Site Archive

Student’s research makes healthy indoor plants more attainable

February 9, 2021

“Plant nitrogen is important in determining the growth and quality of ornamental plants,” explained Ranjeeta Adhikari, a Ph.D. student in horticulture and landscape architecture. “But indoor growers have limited options for simple, reliable and affordable technology to measure it.” Through her research at Purdue University, Adhikari has taken steps toward removing the limitations.

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Kalbaugh Among Plants

Behind the Research: Kirby Kalbaugh

February 8, 2021

Technology has long fascinated Kirby Kalbaugh, but early in his career, his goal was to manage a hotel or an amusement park. The Cincinnati native worked full time while studying hospitality management at Purdue. After earning his degree in 1998, he held various hotel management positions in Lafayette — a town he had grown to love.

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Smith Hall

Purdue welcomes back former professor as endowed entomology chair

February 5, 2021
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Monarch Butterfly

Where do bugs go in winter?

February 3, 2021

By Brian Wallheimer Any trip to Mars, likely to take a year or longer, will require astronauts to grow at least some of their own…

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Purdue Extension: Championing Mental Health on the Farm

January 29, 2021

Farming is a stressful occupation. Farmers own and operate private small businesses that rely on unpredictable markets influenced by government trade policies, unreliable and extreme weather conditions and ever-changing input costs. Since 2013, net farm income has declined by 50% nationally and, like other industries, the farmers have been burdened by the stress of the past year. Add in traditional negative stigmas associated with seeking help and lack of health insurance or mental health resources, farmers and other agriculture workers need more support and education than ever before.

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Becca Nixon

Student’s travels and research clarify cost of Pakistanis’ climate change adaptations

January 26, 2021

“As the environment is changing, people are encountering many stressors that are driving them to adapt,” explained Becca Nixon. “I want to help support strategies that align with their values and improve their well-being.”

To achieve her goal, Nixon’s social science research focuses on people whose livelihoods are tied to the Swat and Kabul Rivers in northern Pakistan.

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Michelle Egger and Bottle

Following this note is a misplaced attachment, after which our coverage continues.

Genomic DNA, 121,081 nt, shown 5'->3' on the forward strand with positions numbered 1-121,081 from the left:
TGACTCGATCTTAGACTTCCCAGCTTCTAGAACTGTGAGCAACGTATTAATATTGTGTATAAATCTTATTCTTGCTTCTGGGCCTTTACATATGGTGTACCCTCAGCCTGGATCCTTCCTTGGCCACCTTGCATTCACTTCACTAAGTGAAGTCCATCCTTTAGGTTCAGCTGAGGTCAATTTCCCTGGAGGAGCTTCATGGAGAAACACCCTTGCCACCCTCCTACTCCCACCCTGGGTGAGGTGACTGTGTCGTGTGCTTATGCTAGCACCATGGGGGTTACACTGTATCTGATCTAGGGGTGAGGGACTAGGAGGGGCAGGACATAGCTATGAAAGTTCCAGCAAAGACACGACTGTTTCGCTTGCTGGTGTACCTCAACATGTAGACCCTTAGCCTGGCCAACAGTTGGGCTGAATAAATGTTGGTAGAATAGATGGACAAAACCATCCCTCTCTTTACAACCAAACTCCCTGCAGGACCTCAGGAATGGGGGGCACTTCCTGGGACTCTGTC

Forbes recognizes young entrepreneur and her formula for success

January 20, 2021

Michelle Egger, co-founder and CEO of BIOMILQ, woke up on Dec. 1 to an inbox full of congratulatory emails that left her completely confused.

“I’d been so focused on the scientific milestones we were working toward that it took me a couple of hours to figure out what in the world the emails were referring to,” Egger recalled. “It was like the rest of 2020. Low lows and high highs, both coming out of nowhere.”

Forbes selected Egger for its 30 Under 30 list for 2021, an annual compilation of the world’s most promising young entrepreneurs.

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Mongolian herders

Purdue researchers explore how sound drives Mongolian herder cultural practices

January 20, 2021

By Brian Wallheimer Any trip to Mars, likely to take a year or longer, will require astronauts to grow at least some of their own…

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5 Academic All-Big Ten Honorees

Five agriculture students named Academic All-Big Ten

January 6, 2021

Five student-athletes from Purdue University’s College of Agriculture earned Academic All-Big Ten recognition during the fall 2020 sports season. They were among 96 Purdue student-athletes to earn the title across the university.

To qualify for Academic All-Big Ten honors, student-athletes must carry a cumulative GPA of 3.0 or higher while enrolled full-time. Though cross country, soccer and volleyball were postponed due to the COVID-19 pandemic, the Big Ten chose to recognize eligible players.

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Purdue-developed sorghum safer for grazing animals and takes stress off producers

January 5, 2021

Sorghum is a great crop for grazing, but certain conditions can cause the plants to become deadly for animals. Purdue University’s Mitch Tuinstra has developed a sorghum that contains no dhurrin, reducing the risk of poisoning in the animals.

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Collage of Top Story Images

Purdue Agriculture’s 20 most-read stories of 2020

January 4, 2021

“2020 was a year unlike any other, with numerous challenges, opportunities and accomplishments across our college,” said Karen Plaut, the Glenn W. Sample Dean of the College of Agriculture. “Through it all we were proud to share Purdue Agriculture’s stories with the incredible community of faculty, staff, students, alumni, donors and so many other supporters.”